Taxi Driver is looking at the big terrors, but it is an error of perspective. Lagos hardly delivers big terrors daily. What is truly terrifying in Lagos are the smaller terrors that erase the illusion of a city’s normalcy: the regular violence of commuting, the noise, shylock landlords, and the drudgery of traffic hold ups. Oriahi is working on a big canvas and that possibly excludes these smaller details. In any case, these things are mostly unfilmable. Ironically, while Taxi Driver sets out for the big terrors it is the smaller bits, the dialogue primarily, that gives this film its pleasures. It opens with the cliché of a stammering character and then relaxes into some of the most authentically Nigerian dialogue, delivered in Yoruba and pidgin, heard on the big screen.
The notion of authenticity carries into the subtitles, where the producers have opted for pidgin instead of the usual English translations. Most film lovers want films from their country to have international appeal, but there is something to be said for cultivating the home base. It is more symbolic gesture than a practical one—chances are if you can read those pidgin subs you can read English as well.
Snobs will be pissed, but it appears producers were shocked by the success of 30 Days in Atlanta and have come to realise that there are a lot more pidgin speakers than people with the Received Pronunciation in Nigeria.
Before that film, filmmakers put mostly middle-class characters on the screen. 30 Days offered an alternative: put some instantly recognisable Nigerian character and see what happens. What happened was a massive box-office return. Since then we have had films striving to consider the underclass and their ways.
Oriahi does better than most of the newer films looking to show the working class. He doesn’t condescend. And Director of Photography Akpe Ododoru matches his director’s aims with subtle shifts in perspective in some scenes. Oriahi chooses the right interiors to shoot. (Adigun’s Lagos residence has rooms so claustrophobic a character almost chokes to death sitting alone.) The setting is clearly Lagos Island and on several occasions the fence of the popular Freedom Park is illuminated by Adigun’s headlights. This makes you think: could a film about the menace of Lagos be set on the Mainland? Might such a film not be more authentic? Imagine rundown areas in Ketu, Oshodi and Mile 12 lit up on the big screen. That film practically shoots itself. Granted that the filmmakers would have to survive the experience first.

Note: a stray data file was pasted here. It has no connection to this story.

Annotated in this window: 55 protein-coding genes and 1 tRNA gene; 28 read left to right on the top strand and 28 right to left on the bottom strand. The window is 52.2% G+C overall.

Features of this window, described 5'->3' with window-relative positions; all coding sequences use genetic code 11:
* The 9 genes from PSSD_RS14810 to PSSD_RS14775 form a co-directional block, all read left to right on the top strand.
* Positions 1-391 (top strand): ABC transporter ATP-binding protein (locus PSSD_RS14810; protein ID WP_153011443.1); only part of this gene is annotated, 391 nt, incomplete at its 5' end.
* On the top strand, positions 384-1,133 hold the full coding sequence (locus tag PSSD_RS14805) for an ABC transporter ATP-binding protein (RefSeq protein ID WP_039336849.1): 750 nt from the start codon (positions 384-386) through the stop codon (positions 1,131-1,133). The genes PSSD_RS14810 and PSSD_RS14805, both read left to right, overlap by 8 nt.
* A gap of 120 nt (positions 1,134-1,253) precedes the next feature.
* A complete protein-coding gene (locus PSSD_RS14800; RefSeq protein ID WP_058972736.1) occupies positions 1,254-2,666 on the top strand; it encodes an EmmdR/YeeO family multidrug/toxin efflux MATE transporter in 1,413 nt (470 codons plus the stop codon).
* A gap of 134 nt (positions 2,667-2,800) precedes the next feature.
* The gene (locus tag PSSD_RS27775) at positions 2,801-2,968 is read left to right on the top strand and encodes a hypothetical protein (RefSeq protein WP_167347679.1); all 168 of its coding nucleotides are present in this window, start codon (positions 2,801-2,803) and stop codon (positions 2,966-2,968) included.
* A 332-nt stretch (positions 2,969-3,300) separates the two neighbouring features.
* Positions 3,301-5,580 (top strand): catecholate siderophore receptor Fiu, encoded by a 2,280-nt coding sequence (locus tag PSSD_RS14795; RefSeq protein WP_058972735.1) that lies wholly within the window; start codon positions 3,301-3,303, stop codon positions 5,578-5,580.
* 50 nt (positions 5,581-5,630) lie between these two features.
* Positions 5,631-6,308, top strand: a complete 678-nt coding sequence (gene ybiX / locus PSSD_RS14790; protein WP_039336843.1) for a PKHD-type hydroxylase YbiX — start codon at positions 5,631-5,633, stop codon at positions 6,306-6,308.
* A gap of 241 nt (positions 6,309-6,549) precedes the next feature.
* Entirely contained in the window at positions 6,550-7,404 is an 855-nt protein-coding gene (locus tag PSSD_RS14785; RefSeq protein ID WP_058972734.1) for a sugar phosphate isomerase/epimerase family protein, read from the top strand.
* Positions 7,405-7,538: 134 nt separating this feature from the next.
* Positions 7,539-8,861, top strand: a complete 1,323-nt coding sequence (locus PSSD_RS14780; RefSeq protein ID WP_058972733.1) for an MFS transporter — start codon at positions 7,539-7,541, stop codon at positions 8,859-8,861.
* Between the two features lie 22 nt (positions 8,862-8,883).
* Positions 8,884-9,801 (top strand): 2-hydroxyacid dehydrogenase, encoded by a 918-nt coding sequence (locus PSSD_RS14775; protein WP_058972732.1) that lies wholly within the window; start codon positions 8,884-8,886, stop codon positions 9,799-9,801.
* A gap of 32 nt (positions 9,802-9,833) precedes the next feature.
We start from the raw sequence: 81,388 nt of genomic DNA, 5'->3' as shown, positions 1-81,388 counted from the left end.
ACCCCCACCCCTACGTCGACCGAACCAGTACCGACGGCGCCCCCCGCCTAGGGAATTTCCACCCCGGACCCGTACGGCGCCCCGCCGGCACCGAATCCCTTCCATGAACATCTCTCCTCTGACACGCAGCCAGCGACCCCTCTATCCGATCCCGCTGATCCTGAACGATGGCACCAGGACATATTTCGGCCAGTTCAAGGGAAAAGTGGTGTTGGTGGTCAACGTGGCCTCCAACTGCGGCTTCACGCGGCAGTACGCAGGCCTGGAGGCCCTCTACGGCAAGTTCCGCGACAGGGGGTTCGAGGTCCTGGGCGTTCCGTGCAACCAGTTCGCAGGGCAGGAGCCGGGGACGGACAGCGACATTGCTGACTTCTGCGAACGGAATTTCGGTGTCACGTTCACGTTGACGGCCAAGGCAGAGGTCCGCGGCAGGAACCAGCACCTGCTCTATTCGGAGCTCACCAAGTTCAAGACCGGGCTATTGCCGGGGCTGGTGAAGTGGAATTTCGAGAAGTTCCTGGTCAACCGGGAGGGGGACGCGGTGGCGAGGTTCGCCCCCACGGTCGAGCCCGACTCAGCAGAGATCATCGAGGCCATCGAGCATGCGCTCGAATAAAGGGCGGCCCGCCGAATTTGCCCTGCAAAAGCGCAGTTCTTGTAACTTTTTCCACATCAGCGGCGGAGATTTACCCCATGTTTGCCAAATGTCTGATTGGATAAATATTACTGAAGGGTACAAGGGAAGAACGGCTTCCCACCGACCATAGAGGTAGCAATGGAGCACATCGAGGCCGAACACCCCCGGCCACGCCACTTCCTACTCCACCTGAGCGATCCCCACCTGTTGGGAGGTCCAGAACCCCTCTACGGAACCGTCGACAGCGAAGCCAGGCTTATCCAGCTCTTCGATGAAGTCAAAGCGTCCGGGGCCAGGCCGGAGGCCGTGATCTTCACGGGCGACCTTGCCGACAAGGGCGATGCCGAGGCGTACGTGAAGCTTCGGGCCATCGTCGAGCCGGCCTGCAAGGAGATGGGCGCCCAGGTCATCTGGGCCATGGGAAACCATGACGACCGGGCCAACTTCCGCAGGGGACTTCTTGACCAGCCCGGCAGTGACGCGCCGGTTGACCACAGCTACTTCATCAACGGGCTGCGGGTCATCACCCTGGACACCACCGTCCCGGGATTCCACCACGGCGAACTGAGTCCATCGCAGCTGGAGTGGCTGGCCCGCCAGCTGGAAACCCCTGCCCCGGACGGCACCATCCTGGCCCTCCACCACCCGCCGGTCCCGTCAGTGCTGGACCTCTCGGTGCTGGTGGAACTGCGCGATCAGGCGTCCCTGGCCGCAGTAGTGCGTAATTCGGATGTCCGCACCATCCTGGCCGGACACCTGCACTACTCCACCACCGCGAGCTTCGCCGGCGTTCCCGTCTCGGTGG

Taxi Driver is gripping and moves briskly as a film set in a Lagos vehicle should. But an expositional scene intended to give the lead female character (Ijeoma Grace Agu) a back story deadens the momentum. It recovers and heads towards mayhem and several twists in a key scene. At that point, you may think Taxi Driver is headed for tragedy. It doesn’t and that is the film’s tragedy.
Cinema chain, FilmOne, receives executive production credit and must have desired and demanded a crowd-pleaser. Tragedy would send the audience screaming at the screen and put paid to the film’s commercial potential. In any case, Nigerian filmmaking remains in sync with the country’s Pentecostal belief in optimism. And therein lies a strangeness: Heroes die or are forgotten in Nigeria, but our filmmaking realists can’t quite bring themselves to do same in their art. They seem to want to compensate their audience for all the trouble that is the average Nigerian life. Oriahi follows suit. His need to crowd-please wins over the film’s edginess in his story. Luckily, Taxi Driver is delivered from sentimentality by strong lead performances and by that middlebrow edginess that is later disavowed.
Oriahi caters to the audience. His film follows the joy. And the Lagos-is-Dangerous corpus lives on.